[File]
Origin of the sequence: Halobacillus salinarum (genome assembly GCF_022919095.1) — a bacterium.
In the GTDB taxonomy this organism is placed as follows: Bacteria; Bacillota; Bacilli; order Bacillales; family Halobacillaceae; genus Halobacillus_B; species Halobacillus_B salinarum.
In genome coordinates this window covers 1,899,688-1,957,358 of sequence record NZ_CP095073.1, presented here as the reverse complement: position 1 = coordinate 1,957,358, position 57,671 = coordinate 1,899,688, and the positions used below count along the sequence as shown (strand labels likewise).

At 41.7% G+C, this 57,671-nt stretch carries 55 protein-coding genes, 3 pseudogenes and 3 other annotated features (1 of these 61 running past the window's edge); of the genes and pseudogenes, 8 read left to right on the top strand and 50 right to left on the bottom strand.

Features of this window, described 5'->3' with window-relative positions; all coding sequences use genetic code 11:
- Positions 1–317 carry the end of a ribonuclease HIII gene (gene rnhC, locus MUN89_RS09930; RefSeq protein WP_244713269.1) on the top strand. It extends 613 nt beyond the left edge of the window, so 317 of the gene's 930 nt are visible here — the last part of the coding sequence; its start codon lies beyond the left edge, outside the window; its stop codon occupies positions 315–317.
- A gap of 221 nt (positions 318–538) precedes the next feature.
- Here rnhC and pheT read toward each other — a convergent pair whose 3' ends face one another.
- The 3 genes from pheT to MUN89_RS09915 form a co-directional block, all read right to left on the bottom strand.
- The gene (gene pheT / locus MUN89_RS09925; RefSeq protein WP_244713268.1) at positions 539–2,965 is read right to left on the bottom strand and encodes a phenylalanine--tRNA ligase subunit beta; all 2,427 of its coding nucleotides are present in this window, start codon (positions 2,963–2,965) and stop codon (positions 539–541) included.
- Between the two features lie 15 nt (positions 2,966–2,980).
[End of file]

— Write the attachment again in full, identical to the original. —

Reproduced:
Origin of the sequence: Halobacillus salinarum (genome assembly GCF_022919095.1) — a bacterium.
In the GTDB taxonomy this organism is placed as follows: Bacteria; Bacillota; Bacilli; order Bacillales; family Halobacillaceae; genus Halobacillus_B; species Halobacillus_B salinarum.
In genome coordinates this window covers 1,899,688-1,957,358 of sequence record NZ_CP095073.1, presented here as the reverse complement: position 1 = coordinate 1,957,358, position 57,671 = coordinate 1,899,688, and the positions used below count along the sequence as shown (strand labels likewise).

At 41.7% G+C, this 57,671-nt stretch carries 55 protein-coding genes, 3 pseudogenes and 3 other annotated features (1 of these 61 running past the window's edge); of the genes and pseudogenes, 8 read left to right on the top strand and 50 right to left on the bottom strand.

Features of this window, described 5'->3' with window-relative positions; all coding sequences use genetic code 11:
- Positions 1–317 carry the end of a ribonuclease HIII gene (gene rnhC, locus MUN89_RS09930; RefSeq protein WP_244713269.1) on the top strand. It extends 613 nt beyond the left edge of the window, so 317 of the gene's 930 nt are visible here — the last part of the coding sequence; its start codon lies beyond the left edge, outside the window; its stop codon occupies positions 315–317.
- A gap of 221 nt (positions 318–538) precedes the next feature.
- Here rnhC and pheT read toward each other — a convergent pair whose 3' ends face one another.
- The 3 genes from pheT to MUN89_RS09915 form a co-directional block, all read right to left on the bottom strand.
- The gene (gene pheT / locus MUN89_RS09925; RefSeq protein WP_244713268.1) at positions 539–2,965 is read right to left on the bottom strand and encodes a phenylalanine--tRNA ligase subunit beta; all 2,427 of its coding nucleotides are present in this window, start codon (positions 2,963–2,965) and stop codon (positions 539–541) included.
- Between the two features lie 15 nt (positions 2,966–2,980).